Five year old Pu-erh, golden like fine aged scotch. Hint on mustiness with a bit of earthy character sometimes described as old or elemental. Compared to young pu-erh this black tea is quite mild.
Luxury Ingredients: Black Tea (Pu-erh style)
Country of Origin: China
Region: Yunnan Province - P'uerh Prefecture
Shipping Port: Hong Kong
Grade: Aged select pu-erh - 5 years old
Altitude: 2000 - 4000 feet above sea level
Manufacture Type: Pu-erh special method
Cup Characteristics: Hint on mustiness with a bit of earthy character sometimes described as old or elemental. Compared to young pu-erh this tea is quite mild
Infusion: Dull with a hint of pu-erh brightness, black
This tea is famed for its medicinal properties. The leaves come from the Yunnan Dayeh variety of tea tree - which is purported to be closely related to the original tea tree of pre-glacial times. During the 1200's the troops of Kubla Khan are said to have introduced Pu-erh to the rest of China for its medicinal value. Pu-erh is often taken for relief of indigestion and dysentery but has also been reported very useful in the reduction of cholesterol. Kunming Medical College claims that pu-erh can lower cholesterol by 17 percent and triglycerides by 22 percent. They may have been slightly over zealous about the properties of pu-erh as a University in Berlin and another in France found that the claim was perhaps overstated. A study in Japan indicated that all tea lowered cholesterol and that pu-erh was more effective than green tea. Other followers of 'Chinese tea for health' report that pu-erh can; cut the grease, help digestion, promote body fluid secretion, quench the thirst, invigorate the spleen and dispel alcoholic toxins Whether pu-erh is effective or not for the various claims that researchers and tea drinkers make, has not been firmly established; but what is certain is that pu-erh is rather unusual and has properties many other teas do not share.
The method of production is: The tea leaves are picked, rolled, withered in the hot sun, after which they are steamed and pressed into cakes. (This p'uerh is broken up out of the cakes to make it easier to deal with). The steaming process generates some moisture and when compressed (without drying) into the cakes, in the course of time the tea takes on a musty and earthy character. Pu-erh that gets somewhat moldy before it naturally dries is considered the best. Pu-erh is then stored for years. As with wine, young pu-erh is considered the least valuable whereas pu-erh 5 years or older is more highly prized. Interestingly the taste of pu-erh becomes more mellow with age and perhaps more acceptable to the western palate.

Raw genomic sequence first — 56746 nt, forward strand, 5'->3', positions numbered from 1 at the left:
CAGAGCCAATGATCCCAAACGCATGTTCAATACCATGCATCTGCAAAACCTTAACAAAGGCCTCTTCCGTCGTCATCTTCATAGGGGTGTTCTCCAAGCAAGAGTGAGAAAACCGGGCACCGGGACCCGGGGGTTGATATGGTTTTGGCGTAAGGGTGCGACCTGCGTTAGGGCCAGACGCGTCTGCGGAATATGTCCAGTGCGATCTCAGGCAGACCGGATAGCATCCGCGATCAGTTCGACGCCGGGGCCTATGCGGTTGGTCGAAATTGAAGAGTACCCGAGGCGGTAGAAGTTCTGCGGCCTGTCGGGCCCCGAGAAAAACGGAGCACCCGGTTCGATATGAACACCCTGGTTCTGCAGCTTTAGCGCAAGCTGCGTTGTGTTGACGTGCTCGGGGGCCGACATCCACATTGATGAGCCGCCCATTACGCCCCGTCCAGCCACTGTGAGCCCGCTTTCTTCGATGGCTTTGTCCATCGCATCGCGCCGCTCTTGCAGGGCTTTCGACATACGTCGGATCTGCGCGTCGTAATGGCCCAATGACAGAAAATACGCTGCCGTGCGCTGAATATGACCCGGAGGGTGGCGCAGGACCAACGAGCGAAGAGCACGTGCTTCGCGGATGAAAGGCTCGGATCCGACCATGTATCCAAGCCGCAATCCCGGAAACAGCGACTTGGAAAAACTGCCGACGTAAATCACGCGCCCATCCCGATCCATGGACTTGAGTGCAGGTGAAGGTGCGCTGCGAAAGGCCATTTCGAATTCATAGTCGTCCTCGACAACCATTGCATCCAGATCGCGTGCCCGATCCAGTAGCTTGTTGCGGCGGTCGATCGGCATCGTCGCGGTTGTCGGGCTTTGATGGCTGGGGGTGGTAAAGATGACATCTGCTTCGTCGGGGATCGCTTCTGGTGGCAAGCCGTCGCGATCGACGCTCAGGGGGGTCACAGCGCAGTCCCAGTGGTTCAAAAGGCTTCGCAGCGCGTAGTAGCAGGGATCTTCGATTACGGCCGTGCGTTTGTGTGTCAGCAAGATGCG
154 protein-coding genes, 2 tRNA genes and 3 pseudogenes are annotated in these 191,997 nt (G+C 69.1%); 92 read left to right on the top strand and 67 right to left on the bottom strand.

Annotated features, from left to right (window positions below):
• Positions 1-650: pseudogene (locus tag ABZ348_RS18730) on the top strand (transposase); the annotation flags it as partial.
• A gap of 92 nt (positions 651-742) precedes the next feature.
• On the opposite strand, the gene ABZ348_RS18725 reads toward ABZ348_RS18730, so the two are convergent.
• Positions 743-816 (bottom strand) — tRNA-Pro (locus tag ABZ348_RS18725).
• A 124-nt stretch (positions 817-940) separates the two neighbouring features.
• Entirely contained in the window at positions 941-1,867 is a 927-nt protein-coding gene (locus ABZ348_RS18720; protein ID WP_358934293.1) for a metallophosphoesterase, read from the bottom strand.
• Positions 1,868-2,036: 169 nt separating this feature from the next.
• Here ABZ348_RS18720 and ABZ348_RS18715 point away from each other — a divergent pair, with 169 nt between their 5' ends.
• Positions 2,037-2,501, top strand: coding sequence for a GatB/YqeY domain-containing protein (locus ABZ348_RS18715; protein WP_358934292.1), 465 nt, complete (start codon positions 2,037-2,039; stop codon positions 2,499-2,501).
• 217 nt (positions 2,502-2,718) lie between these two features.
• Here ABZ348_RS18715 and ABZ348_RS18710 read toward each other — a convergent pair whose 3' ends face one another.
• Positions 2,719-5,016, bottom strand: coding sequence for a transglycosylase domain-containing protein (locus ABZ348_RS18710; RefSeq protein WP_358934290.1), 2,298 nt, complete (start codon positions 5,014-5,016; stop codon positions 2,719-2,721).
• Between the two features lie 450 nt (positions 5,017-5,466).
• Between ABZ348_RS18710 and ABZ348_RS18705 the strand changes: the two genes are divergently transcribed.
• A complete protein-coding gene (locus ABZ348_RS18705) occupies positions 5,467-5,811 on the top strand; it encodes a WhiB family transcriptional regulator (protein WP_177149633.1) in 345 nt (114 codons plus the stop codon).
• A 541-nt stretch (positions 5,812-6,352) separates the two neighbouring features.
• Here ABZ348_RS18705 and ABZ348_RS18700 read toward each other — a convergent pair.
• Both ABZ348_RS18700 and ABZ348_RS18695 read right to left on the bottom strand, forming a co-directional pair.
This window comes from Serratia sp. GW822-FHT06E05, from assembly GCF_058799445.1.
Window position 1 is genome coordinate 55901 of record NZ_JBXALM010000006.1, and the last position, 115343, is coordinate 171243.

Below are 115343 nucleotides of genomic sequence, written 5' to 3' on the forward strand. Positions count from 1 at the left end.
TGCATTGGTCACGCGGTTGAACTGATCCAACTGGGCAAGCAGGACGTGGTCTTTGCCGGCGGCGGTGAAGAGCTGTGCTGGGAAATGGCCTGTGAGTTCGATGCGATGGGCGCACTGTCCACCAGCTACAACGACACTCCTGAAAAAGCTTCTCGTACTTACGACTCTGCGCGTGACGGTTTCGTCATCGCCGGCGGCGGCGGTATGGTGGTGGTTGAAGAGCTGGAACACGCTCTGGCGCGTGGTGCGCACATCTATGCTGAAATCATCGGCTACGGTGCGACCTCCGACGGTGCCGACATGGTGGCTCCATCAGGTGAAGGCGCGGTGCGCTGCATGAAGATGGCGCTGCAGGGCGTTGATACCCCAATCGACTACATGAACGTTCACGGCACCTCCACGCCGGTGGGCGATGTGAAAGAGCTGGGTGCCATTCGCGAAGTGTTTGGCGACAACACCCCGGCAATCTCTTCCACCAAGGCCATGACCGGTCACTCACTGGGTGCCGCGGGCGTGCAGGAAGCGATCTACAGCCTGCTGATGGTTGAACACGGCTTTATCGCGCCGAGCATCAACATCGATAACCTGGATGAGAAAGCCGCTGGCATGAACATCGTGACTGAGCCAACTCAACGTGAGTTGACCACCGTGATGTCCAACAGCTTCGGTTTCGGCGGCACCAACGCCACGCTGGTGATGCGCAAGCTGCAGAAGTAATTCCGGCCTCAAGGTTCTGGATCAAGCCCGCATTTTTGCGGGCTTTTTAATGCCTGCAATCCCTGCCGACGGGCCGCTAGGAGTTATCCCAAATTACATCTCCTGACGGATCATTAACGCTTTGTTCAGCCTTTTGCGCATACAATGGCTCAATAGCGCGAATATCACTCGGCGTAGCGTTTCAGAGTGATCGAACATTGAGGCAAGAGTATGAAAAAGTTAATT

The taste has been described as mellow, however those not accustomed to it might not enjoy the 'old' character. For others though, this flavor will add to its aura of wonder and seem fitting in a tea prized for its medicinal properties. Some consumers have recommended that pu-erh be blended with chrysanthemum florets to make the taste more acceptable. In fact this blend can be ordered in tea houses in southern China and Hong Kong.
Hot tea brewing method: Bring freshly drawn cold water to a rolling boil. Place 1 teaspoon of tea for each cup into the teapot. Pour water into teapot to cover the leaves - pour the water of - in effect you are 'rinsing' the tea. Next pour the boiling water into the teapot over the 'rinsed' leaves. Cover and let steep for 3-7 minutes according to taste (the longer the steeping time the stronger the tea). Add milk and sugar to taste though generally not done.
Iced tea brewing method: Not recommended - however if you do (to make 1 liter/quart): Place 5 teaspoons of tea into a teapot or heat resistant pitcher. Pour 1 1/4 cups of freshly boiled water over the tea. Steep for 5 minutes. Quarter fill a serving pitcher with cold water. Pour the tea into your serving pitcher straining the leaves. Add ice and top-up the pitcher with cold water. Garnish and sweeten to taste.